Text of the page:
Confrontational positions over the respective roles of shifting cultivators and loggers in forest destruction have been adopted in Sarawak since the late 1980s (Pure, 1990; Sahabat Alam Malaysia, 1990). A study for the Worldwide Fund for Nature, while noting a generally sympathetic view towards traditional shifting cultivation by conservationists, also observed that 'traditional' systems have been changing: 'There is evidence that such new factors as increased road access and the availability of motor vehicles and chainsaws are turning modern shifting cultivation into a greater threat to the forest than was previously the case' (Kavanagh, Rahim and Hails, 1989: 36, quoting a study by Marajan and Dimin, 1989).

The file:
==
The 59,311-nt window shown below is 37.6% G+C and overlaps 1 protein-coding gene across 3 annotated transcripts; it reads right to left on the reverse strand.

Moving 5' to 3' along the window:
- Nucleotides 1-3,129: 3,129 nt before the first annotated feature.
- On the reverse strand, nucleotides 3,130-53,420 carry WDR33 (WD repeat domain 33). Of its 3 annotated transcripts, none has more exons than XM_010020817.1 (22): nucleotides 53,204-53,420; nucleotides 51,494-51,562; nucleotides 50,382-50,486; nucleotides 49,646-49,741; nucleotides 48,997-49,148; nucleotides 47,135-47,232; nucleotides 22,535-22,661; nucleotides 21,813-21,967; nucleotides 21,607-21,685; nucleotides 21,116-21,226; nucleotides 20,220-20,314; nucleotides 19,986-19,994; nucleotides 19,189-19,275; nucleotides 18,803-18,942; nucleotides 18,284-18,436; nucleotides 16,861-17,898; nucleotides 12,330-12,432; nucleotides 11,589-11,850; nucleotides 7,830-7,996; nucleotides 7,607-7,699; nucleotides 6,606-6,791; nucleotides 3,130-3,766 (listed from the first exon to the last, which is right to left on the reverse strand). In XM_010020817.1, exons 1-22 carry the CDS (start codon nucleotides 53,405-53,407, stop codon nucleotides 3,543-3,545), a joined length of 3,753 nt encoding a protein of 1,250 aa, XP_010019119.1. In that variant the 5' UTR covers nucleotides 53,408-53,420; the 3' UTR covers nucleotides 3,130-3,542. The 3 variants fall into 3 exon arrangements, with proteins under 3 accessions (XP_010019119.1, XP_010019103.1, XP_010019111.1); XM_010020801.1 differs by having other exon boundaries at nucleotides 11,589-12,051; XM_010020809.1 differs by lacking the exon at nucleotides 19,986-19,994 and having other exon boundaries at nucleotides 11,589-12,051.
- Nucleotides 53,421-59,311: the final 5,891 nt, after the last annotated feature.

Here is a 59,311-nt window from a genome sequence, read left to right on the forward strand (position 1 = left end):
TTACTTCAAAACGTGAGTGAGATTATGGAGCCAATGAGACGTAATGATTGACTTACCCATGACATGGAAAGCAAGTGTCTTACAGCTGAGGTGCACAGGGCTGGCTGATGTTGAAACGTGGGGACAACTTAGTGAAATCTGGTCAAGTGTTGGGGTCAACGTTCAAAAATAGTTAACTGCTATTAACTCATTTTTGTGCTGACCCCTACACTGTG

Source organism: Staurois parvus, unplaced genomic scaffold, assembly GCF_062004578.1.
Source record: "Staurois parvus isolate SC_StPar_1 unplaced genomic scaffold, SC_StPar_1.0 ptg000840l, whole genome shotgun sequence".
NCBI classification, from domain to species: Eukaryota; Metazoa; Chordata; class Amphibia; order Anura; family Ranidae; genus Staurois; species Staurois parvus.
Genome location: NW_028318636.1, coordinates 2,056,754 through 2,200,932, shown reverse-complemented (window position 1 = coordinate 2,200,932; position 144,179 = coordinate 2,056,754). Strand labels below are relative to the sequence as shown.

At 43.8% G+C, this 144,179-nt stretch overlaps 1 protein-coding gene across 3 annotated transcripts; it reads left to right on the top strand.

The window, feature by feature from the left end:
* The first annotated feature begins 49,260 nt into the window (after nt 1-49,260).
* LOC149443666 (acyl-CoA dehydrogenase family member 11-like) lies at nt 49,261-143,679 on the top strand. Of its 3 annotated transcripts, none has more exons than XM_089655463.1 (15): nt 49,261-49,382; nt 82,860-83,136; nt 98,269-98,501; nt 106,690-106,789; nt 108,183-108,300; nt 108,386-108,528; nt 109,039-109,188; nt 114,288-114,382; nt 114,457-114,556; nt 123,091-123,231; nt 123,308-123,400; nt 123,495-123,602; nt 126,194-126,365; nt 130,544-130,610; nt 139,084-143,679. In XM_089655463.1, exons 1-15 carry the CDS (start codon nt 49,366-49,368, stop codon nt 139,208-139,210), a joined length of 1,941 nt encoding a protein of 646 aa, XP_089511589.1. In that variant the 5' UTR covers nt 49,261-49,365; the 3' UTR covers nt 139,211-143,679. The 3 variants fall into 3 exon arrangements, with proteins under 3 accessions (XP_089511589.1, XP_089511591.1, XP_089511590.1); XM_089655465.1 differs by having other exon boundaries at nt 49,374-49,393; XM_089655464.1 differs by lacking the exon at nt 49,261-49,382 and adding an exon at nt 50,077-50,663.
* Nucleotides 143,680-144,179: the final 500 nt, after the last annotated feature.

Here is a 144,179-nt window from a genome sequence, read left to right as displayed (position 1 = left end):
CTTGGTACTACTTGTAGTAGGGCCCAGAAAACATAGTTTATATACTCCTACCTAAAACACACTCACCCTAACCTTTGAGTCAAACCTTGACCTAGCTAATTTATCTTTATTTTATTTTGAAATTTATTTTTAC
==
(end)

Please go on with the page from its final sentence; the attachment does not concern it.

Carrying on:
The Marajan and Dimin study, based on 1985 Landsat imagery subsequently validated on the ground, found 28 per cent of Sarawak to be affected by shifting cultivation. The authors concluded that, because of modern technology, shifting cultivation is no longer practiced in traditional fashion, and that as a result large areas of primary forest are being lost. This view is rather extreme, particularly the purported attack on the primary forests, as in much of Sarawak, especially the more accessible western divisions, long-worked secondary forests are characteristic of the area. Cramb (1989) points out that in these western divisions, shifting cultivation, while still a component of household labour output, has given way to cash crops such as rubber or pepper and is stable or declining in terms of land used. A study carried out under the auspices of the International Tropical Timber Organization (ITTC, 1990) does, however, note high rates of encroachment of up to 50 000 hectares per year, mainly into logged-over forests on state land. The authors conclude: 'Although shifting cultivation is probably a diminishing factor in the long run, its persistence at rates similar to these must be taken into account' (ITTC, 1990: 29).